Click to Skip Ad
Closing in...
Steele: 'How to Get Away w/ Murder' & 'Black-ish' - the Good & the Bad Steele: 'How to Get Away w/ Murder' & 'Black-ish' - the Good & the Bad "Randy, Red Superfreak and Julia" - 'Scandal' Season 4 Premiere Recap "Randy, Red Superfreak and Julia" - 'Scandal' Season 4 Premiere Recap 'How to Get Away with Murder' Episode 1 Recap + Your Thoughts... 'How to Get Away with Murder' Episode 1 Recap + Your Thoughts... Read What YOU Thought About 'Black-ish' After Last Night's Premiere... Read What YOU Thought About 'Black-ish' After Last Night's Premiere... Storm Would Have to be Recast for Future 'X-Men' Movies. Who Would You Like to See Play Her? Storm Would Have to be Recast for Future 'X-Men' Movies. Who Would You Like to See Play Her? 5 Netflix Streaming Titles You May Not Know Are Available & May Want to Check Out (9/23/14) 5 Netflix Streaming Titles You May Not Know Are Available & May Want to Check Out (9/23/14) Awkward Black Girl's Next Misadventure: Her Own Studio Awkward Black Girl's Next Misadventure: Her Own Studio 101-Year-Old Film Footage Found in Museum's Collection Is Earliest-Known Feature Made w/ Black Actors. First Public Screening in Nov. 101-Year-Old Film Footage Found in Museum's Collection Is Earliest-Known Feature Made w/ Black Actors. First Public Screening in Nov. Once Supporters Now Critical of Actress Daniele Watts, as Civil Rights Activists Call on Actress to Apologize Once Supporters Now Critical of Actress Daniele Watts, as Civil Rights Activists Call on Actress to Apologize Watch First Episode of ABC's New Series 'Black-ish' Now Watch First Episode of ABC's New Series 'Black-ish' Now 'Terror at the Mall,' Documentary on Siege of Westgate Mall in Nairobi, Kenya, Coming to HBO (Trailer) 'Terror at the Mall,' Documentary on Siege of Westgate Mall in Nairobi, Kenya, Coming to HBO (Trailer) Thankfully, 'The Equalizer' Gets an "R" Rating From the MPAA (No Surprise Here) Thankfully, 'The Equalizer' Gets an "R" Rating From the MPAA (No Surprise Here) Early Reviews Say 'How To Get Away With Murder' is Very Much in the Style of 'Scandal.' Good Thing or Not? Early Reviews Say 'How To Get Away With Murder' is Very Much in the Style of 'Scandal.' Good Thing or Not? Aaron McGruder Finally Explains Why He Left 'The Boondocks' Aaron McGruder Finally Explains Why He Left 'The Boondocks' Lifetime Launches New Series Set In Elite World Of Hip-Hop Majorette Competitions (Watch Preview) Lifetime Launches New Series Set In Elite World Of Hip-Hop Majorette Competitions (Watch Preview) ABC Is Making Changes To The Next-Day Online Availability Of Its Series ABC Is Making Changes To The Next-Day Online Availability Of Its Series Netflix Explains Why It Doesn't Always Have That Film Or TV Show You Really Want To See (Video) Netflix Explains Why It Doesn't Always Have That Film Or TV Show You Really Want To See (Video) Tichina Arnold Says She Talked To Martin Lawrence About Doing A 'Martin' Movie... Tichina Arnold Says She Talked To Martin Lawrence About Doing A 'Martin' Movie... Denzel Washington Reveals Daughter Is In 'Django Unchained' + Roles He Regrets Rejecting Denzel Washington Reveals Daughter Is In 'Django Unchained' + Roles He Regrets Rejecting Exclusive: Omari Hardwick Raw (Career Evolution, Transition, Testimony Of Faith In Hollywood, 'Kick-Ass 2,' More) Exclusive: Omari Hardwick Raw (Career Evolution, Transition, Testimony Of Faith In Hollywood, 'Kick-Ass 2,' More)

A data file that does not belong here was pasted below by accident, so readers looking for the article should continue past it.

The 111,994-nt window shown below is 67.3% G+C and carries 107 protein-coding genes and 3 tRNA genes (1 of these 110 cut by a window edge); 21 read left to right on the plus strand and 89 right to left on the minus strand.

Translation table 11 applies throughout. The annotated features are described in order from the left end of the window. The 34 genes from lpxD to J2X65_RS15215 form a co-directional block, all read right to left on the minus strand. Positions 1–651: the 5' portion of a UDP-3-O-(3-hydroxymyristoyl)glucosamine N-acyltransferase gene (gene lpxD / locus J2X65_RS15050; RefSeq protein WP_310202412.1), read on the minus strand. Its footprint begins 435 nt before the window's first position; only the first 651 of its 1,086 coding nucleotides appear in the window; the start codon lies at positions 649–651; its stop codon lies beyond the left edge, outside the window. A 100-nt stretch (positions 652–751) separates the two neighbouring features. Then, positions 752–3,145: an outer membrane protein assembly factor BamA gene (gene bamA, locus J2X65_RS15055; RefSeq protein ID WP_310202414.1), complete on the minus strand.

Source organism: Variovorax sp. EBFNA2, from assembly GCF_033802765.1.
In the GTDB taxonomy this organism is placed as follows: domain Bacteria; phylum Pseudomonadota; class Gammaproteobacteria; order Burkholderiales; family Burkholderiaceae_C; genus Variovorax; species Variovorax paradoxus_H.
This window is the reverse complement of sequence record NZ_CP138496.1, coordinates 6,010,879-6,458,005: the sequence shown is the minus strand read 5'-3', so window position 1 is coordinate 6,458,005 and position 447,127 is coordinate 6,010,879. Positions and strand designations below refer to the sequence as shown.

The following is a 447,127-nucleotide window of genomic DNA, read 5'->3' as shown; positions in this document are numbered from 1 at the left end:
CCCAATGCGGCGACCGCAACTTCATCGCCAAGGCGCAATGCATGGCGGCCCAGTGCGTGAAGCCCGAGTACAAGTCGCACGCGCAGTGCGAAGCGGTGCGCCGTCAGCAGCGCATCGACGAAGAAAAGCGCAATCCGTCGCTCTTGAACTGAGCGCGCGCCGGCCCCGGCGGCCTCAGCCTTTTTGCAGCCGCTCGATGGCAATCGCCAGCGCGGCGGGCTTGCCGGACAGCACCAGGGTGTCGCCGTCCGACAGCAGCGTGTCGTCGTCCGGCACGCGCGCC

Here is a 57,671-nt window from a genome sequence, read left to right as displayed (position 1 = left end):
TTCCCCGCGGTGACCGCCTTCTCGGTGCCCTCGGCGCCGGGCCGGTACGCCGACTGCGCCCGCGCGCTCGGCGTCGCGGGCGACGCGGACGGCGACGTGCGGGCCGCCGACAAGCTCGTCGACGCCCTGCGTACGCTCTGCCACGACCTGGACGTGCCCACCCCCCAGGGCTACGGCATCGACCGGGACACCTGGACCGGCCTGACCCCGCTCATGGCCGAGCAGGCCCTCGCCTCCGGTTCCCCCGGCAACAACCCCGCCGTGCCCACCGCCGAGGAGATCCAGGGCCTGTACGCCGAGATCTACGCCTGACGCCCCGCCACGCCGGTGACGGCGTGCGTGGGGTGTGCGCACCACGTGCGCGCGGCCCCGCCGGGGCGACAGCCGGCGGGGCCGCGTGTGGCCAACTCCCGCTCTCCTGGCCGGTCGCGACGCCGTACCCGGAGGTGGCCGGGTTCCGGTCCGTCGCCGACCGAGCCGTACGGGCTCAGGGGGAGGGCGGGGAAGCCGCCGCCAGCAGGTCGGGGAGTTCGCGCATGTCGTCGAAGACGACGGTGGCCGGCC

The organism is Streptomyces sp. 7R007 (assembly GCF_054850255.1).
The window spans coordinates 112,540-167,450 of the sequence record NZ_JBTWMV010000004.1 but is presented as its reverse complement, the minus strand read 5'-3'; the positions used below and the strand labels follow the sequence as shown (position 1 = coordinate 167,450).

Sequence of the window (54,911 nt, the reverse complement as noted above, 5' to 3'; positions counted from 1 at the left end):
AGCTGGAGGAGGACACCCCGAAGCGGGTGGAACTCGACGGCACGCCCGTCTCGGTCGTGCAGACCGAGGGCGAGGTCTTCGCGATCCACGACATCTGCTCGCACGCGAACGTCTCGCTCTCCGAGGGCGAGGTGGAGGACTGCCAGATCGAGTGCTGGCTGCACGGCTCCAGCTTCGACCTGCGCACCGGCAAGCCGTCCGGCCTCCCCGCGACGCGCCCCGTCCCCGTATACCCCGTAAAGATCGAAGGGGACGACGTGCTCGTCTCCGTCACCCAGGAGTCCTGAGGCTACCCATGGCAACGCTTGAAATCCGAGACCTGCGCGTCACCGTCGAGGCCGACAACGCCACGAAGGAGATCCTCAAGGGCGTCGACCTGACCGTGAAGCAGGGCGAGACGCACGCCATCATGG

'Malcolm X' Revisited

Shadow and Act By Nijla Mumin | Shadow and Act March 11, 2013 at 1:54PM

There's a scene in Spike Lee's "Malcolm X" (1992) where the title character recalls his mother being harassed by the Ku Klux Klan in Nebraska while pregnant with him. They shatter her windows with rifles as she frantically pleads to be left alone with her children. A white band of KKK members cover the skyline, riding off into the moon. One of the most visually striking scenes in the film, it immediately sets the context into which Malcolm was born, one that he'd spend his life combating.
15
'Malcolm X'
Warner Bros. 'Malcolm X'